I recently wrote about the importance of a business’ cash flow in helping to determine its selling price. Once a business’ net cash flow has been identified, a “multiple” against that number is applied to establish the business’ value.
Generally, the lower the multiple, the higher the return on investment for the buyer. For example, a business where the buyer pays a multiple of three will see a 33 percent annual return on their investment while someone paying a multiple of two should expect to earn a 50 percent annual return.
In Northern Nevada, the majority of profitable, privately held businesses will sell for a multiple of between one and a half to four times their net cash flow. There are numerous factors that can impact the multiplier.
One of the significant factors is the type of business the owner has. For example, a manufacturing facility likely would have a higher multiplier than a service business. Because the ease of entry into many service businesses is easy compared to the capital costs associated with starting a manufacturing facility, buyers are prepared to pay more for the latter.
The profitability of two businesses in the same industry will have dramatically different multiples if one has a net cash flow of $100,00 and the other has $1,200,000. A good general rule of thumb is that the higher a business’ net cash flow, the higher the multiple.
There are a number of operational factors that can also have an impact. A business that has 80 percent of the revenues come from two customers will have a smaller multiplier than a business where no one customer represents more than 20 percent.
This reminds me of the client who was very proud to have taken his client base from a level of 18 to 20 customers down to two. Even though his profitability didn’t diminish with his new strategy, he never was able to sell the business because there weren’t any buyers who were prepared to risk losing approximately 50 percent of their revenues if they lost one client.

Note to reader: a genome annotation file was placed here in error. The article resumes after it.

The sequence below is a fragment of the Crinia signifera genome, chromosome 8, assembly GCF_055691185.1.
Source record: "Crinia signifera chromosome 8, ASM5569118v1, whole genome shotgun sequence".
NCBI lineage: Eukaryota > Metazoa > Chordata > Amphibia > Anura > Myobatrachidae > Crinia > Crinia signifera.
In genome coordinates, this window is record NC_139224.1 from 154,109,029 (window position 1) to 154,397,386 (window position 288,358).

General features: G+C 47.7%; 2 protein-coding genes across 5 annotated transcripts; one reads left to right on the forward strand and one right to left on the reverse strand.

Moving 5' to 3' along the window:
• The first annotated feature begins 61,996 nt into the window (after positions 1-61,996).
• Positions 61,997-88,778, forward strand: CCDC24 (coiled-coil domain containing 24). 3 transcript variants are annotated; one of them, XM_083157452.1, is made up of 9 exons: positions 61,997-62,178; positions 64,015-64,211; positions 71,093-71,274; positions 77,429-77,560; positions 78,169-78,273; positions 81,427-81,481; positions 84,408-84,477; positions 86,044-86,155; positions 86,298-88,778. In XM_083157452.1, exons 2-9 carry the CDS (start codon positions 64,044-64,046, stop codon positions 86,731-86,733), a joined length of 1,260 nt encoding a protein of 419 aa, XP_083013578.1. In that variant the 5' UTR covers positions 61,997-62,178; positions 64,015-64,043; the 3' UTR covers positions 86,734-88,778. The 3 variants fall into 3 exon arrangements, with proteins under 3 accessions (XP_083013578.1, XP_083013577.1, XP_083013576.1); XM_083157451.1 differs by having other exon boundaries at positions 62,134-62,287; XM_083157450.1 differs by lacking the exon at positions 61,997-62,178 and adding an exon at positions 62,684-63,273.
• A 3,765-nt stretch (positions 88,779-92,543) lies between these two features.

A business with strong market share will command a higher multiple than a weak competitor. For example, a Ben’s Liquors store would likely command a higher multiple than a corner liquor store.
If a business has key personnel in place, they will typically get a higher multiple than one who doesn’t. A typically buyer is generally prepared to pay a little more if the business has manager in place who can help with the transition. A good analogy is when buying a car, most people will pay more if it has an engine in it.
Franchises, especially those with multiple locations, can get a higher multiple compared to independent businesses. For example, the multiple that an independent restaurant netting $100,000 will likely sell for is smaller than a group of franchised restaurants who are each netting $100,000.
Where a business has been and where it is now can also have impact. Although most buyers are only prepared to pay a price based on current reality, if a business has shown steady growth over the past three years, a buyer may very well pay a higher multiple than a similar cash flowing business which is on a slippery downhill slope.
And finally, one key factor that is often overlooked is business owners who are prepared to carry a note as part of their deal. They undoubtedly will see a higher multiple. This is because buyers will typically expect a discount if they are paying cash for a business, which will translate into a smaller multiple.